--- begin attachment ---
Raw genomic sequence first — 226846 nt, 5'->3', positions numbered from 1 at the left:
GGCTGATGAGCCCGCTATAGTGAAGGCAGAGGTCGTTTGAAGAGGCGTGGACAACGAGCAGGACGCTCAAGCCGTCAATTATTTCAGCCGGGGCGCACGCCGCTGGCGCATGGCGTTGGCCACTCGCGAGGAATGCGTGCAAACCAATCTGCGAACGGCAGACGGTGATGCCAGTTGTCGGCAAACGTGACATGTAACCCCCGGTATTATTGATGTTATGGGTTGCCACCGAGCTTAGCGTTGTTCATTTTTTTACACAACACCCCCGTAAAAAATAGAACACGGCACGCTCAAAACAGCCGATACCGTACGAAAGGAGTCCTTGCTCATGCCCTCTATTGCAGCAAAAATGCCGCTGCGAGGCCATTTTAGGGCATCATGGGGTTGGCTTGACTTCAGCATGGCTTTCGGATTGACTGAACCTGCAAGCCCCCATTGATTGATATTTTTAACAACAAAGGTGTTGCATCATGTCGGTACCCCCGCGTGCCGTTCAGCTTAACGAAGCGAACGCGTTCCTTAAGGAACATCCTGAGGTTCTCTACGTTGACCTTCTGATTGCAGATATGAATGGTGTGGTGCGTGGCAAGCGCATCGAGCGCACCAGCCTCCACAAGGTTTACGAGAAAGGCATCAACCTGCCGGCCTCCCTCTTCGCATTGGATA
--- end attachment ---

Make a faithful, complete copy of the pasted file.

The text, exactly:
Raw genomic sequence first — 226846 nt, 5'->3', positions numbered from 1 at the left:
GGCTGATGAGCCCGCTATAGTGAAGGCAGAGGTCGTTTGAAGAGGCGTGGACAACGAGCAGGACGCTCAAGCCGTCAATTATTTCAGCCGGGGCGCACGCCGCTGGCGCATGGCGTTGGCCACTCGCGAGGAATGCGTGCAAACCAATCTGCGAACGGCAGACGGTGATGCCAGTTGTCGGCAAACGTGACATGTAACCCCCGGTATTATTGATGTTATGGGTTGCCACCGAGCTTAGCGTTGTTCATTTTTTTACACAACACCCCCGTAAAAAATAGAACACGGCACGCTCAAAACAGCCGATACCGTACGAAAGGAGTCCTTGCTCATGCCCTCTATTGCAGCAAAAATGCCGCTGCGAGGCCATTTTAGGGCATCATGGGGTTGGCTTGACTTCAGCATGGCTTTCGGATTGACTGAACCTGCAAGCCCCCATTGATTGATATTTTTAACAACAAAGGTGTTGCATCATGTCGGTACCCCCGCGTGCCGTTCAGCTTAACGAAGCGAACGCGTTCCTTAAGGAACATCCTGAGGTTCTCTACGTTGACCTTCTGATTGCAGATATGAATGGTGTGGTGCGTGGCAAGCGCATCGAGCGCACCAGCCTCCACAAGGTTTACGAGAAAGGCATCAACCTGCCGGCCTCCCTCTTCGCATTGGATA